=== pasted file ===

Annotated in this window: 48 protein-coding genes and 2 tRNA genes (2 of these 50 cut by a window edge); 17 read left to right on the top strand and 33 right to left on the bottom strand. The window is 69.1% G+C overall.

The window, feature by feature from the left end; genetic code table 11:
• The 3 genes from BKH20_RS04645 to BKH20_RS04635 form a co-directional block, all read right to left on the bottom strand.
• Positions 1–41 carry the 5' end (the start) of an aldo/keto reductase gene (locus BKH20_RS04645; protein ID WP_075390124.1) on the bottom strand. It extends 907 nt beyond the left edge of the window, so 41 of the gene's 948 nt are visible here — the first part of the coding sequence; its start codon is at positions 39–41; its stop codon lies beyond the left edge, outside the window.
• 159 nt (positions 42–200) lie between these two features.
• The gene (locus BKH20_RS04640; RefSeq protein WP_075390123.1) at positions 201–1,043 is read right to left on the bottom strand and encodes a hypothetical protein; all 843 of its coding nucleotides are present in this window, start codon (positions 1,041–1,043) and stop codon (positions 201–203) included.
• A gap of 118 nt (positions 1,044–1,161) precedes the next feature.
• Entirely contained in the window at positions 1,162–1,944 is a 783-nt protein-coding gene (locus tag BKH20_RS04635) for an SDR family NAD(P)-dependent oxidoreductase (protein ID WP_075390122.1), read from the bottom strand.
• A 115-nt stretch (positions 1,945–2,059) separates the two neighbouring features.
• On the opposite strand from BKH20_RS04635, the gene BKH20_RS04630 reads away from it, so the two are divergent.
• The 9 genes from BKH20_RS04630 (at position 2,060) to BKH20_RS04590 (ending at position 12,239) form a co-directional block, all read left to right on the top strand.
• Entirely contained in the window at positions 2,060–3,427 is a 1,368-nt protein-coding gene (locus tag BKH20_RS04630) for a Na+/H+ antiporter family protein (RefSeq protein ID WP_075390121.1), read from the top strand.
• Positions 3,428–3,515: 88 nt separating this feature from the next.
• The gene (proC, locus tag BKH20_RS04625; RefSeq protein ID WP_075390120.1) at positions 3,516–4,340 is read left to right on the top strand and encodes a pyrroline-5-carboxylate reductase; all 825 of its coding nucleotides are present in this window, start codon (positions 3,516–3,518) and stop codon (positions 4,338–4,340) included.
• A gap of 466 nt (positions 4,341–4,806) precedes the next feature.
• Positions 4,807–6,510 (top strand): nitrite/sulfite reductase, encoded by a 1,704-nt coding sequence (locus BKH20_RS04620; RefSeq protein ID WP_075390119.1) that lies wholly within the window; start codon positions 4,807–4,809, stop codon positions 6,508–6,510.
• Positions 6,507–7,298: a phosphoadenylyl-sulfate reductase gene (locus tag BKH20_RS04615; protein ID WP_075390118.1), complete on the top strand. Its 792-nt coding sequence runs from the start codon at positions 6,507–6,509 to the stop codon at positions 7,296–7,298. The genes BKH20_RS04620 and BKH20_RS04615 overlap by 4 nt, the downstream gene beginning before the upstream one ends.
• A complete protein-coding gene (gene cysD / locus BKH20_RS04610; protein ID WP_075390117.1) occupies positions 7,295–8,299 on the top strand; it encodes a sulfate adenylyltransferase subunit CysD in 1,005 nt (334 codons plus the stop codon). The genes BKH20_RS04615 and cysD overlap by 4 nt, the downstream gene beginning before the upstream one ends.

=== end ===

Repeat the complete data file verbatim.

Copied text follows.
Annotated in this window: 48 protein-coding genes and 2 tRNA genes (2 of these 50 cut by a window edge); 17 read left to right on the top strand and 33 right to left on the bottom strand. The window is 69.1% G+C overall.

The window, feature by feature from the left end; genetic code table 11:
• The 3 genes from BKH20_RS04645 to BKH20_RS04635 form a co-directional block, all read right to left on the bottom strand.
• Positions 1–41 carry the 5' end (the start) of an aldo/keto reductase gene (locus BKH20_RS04645; protein ID WP_075390124.1) on the bottom strand. It extends 907 nt beyond the left edge of the window, so 41 of the gene's 948 nt are visible here — the first part of the coding sequence; its start codon is at positions 39–41; its stop codon lies beyond the left edge, outside the window.
• 159 nt (positions 42–200) lie between these two features.
• The gene (locus BKH20_RS04640; RefSeq protein WP_075390123.1) at positions 201–1,043 is read right to left on the bottom strand and encodes a hypothetical protein; all 843 of its coding nucleotides are present in this window, start codon (positions 1,041–1,043) and stop codon (positions 201–203) included.
• A gap of 118 nt (positions 1,044–1,161) precedes the next feature.
• Entirely contained in the window at positions 1,162–1,944 is a 783-nt protein-coding gene (locus tag BKH20_RS04635) for an SDR family NAD(P)-dependent oxidoreductase (protein ID WP_075390122.1), read from the bottom strand.
• A 115-nt stretch (positions 1,945–2,059) separates the two neighbouring features.
• On the opposite strand from BKH20_RS04635, the gene BKH20_RS04630 reads away from it, so the two are divergent.
• The 9 genes from BKH20_RS04630 (at position 2,060) to BKH20_RS04590 (ending at position 12,239) form a co-directional block, all read left to right on the top strand.
• Entirely contained in the window at positions 2,060–3,427 is a 1,368-nt protein-coding gene (locus tag BKH20_RS04630) for a Na+/H+ antiporter family protein (RefSeq protein ID WP_075390121.1), read from the top strand.
• Positions 3,428–3,515: 88 nt separating this feature from the next.
• The gene (proC, locus tag BKH20_RS04625; RefSeq protein ID WP_075390120.1) at positions 3,516–4,340 is read left to right on the top strand and encodes a pyrroline-5-carboxylate reductase; all 825 of its coding nucleotides are present in this window, start codon (positions 3,516–3,518) and stop codon (positions 4,338–4,340) included.
• A gap of 466 nt (positions 4,341–4,806) precedes the next feature.
• Positions 4,807–6,510 (top strand): nitrite/sulfite reductase, encoded by a 1,704-nt coding sequence (locus BKH20_RS04620; RefSeq protein ID WP_075390119.1) that lies wholly within the window; start codon positions 4,807–4,809, stop codon positions 6,508–6,510.
• Positions 6,507–7,298: a phosphoadenylyl-sulfate reductase gene (locus tag BKH20_RS04615; protein ID WP_075390118.1), complete on the top strand. Its 792-nt coding sequence runs from the start codon at positions 6,507–6,509 to the stop codon at positions 7,296–7,298. The genes BKH20_RS04620 and BKH20_RS04615 overlap by 4 nt, the downstream gene beginning before the upstream one ends.
• A complete protein-coding gene (gene cysD / locus BKH20_RS04610; protein ID WP_075390117.1) occupies positions 7,295–8,299 on the top strand; it encodes a sulfate adenylyltransferase subunit CysD in 1,005 nt (334 codons plus the stop codon). The genes BKH20_RS04615 and cysD overlap by 4 nt, the downstream gene beginning before the upstream one ends.